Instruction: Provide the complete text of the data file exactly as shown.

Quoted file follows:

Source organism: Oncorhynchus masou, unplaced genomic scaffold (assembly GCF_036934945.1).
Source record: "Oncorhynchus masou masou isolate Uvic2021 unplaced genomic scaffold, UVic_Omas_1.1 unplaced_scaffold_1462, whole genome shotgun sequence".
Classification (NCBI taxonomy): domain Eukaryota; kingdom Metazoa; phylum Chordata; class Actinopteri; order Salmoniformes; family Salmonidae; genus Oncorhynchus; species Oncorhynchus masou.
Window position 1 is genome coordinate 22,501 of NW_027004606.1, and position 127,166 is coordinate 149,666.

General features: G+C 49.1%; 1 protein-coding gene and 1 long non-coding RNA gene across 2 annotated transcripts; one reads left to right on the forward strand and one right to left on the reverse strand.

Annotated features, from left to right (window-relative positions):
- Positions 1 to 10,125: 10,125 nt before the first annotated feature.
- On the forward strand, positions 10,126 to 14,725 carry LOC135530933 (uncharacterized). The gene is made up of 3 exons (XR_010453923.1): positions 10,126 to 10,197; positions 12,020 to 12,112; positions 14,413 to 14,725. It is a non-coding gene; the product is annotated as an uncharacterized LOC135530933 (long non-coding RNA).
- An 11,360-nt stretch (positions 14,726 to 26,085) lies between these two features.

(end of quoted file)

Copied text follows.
Source organism: Oncorhynchus masou, unplaced genomic scaffold (assembly GCF_036934945.1).
Source record: "Oncorhynchus masou masou isolate Uvic2021 unplaced genomic scaffold, UVic_Omas_1.1 unplaced_scaffold_1462, whole genome shotgun sequence".
Classification (NCBI taxonomy): domain Eukaryota; kingdom Metazoa; phylum Chordata; class Actinopteri; order Salmoniformes; family Salmonidae; genus Oncorhynchus; species Oncorhynchus masou.
Window position 1 is genome coordinate 22,501 of NW_027004606.1, and position 127,166 is coordinate 149,666.

General features: G+C 49.1%; 1 protein-coding gene and 1 long non-coding RNA gene across 2 annotated transcripts; one reads left to right on the forward strand and one right to left on the reverse strand.

Annotated features, from left to right (window-relative positions):
- Positions 1 to 10,125: 10,125 nt before the first annotated feature.
- On the forward strand, positions 10,126 to 14,725 carry LOC135530933 (uncharacterized). The gene is made up of 3 exons (XR_010453923.1): positions 10,126 to 10,197; positions 12,020 to 12,112; positions 14,413 to 14,725. It is a non-coding gene; the product is annotated as an uncharacterized LOC135530933 (long non-coding RNA).
- An 11,360-nt stretch (positions 14,726 to 26,085) lies between these two features.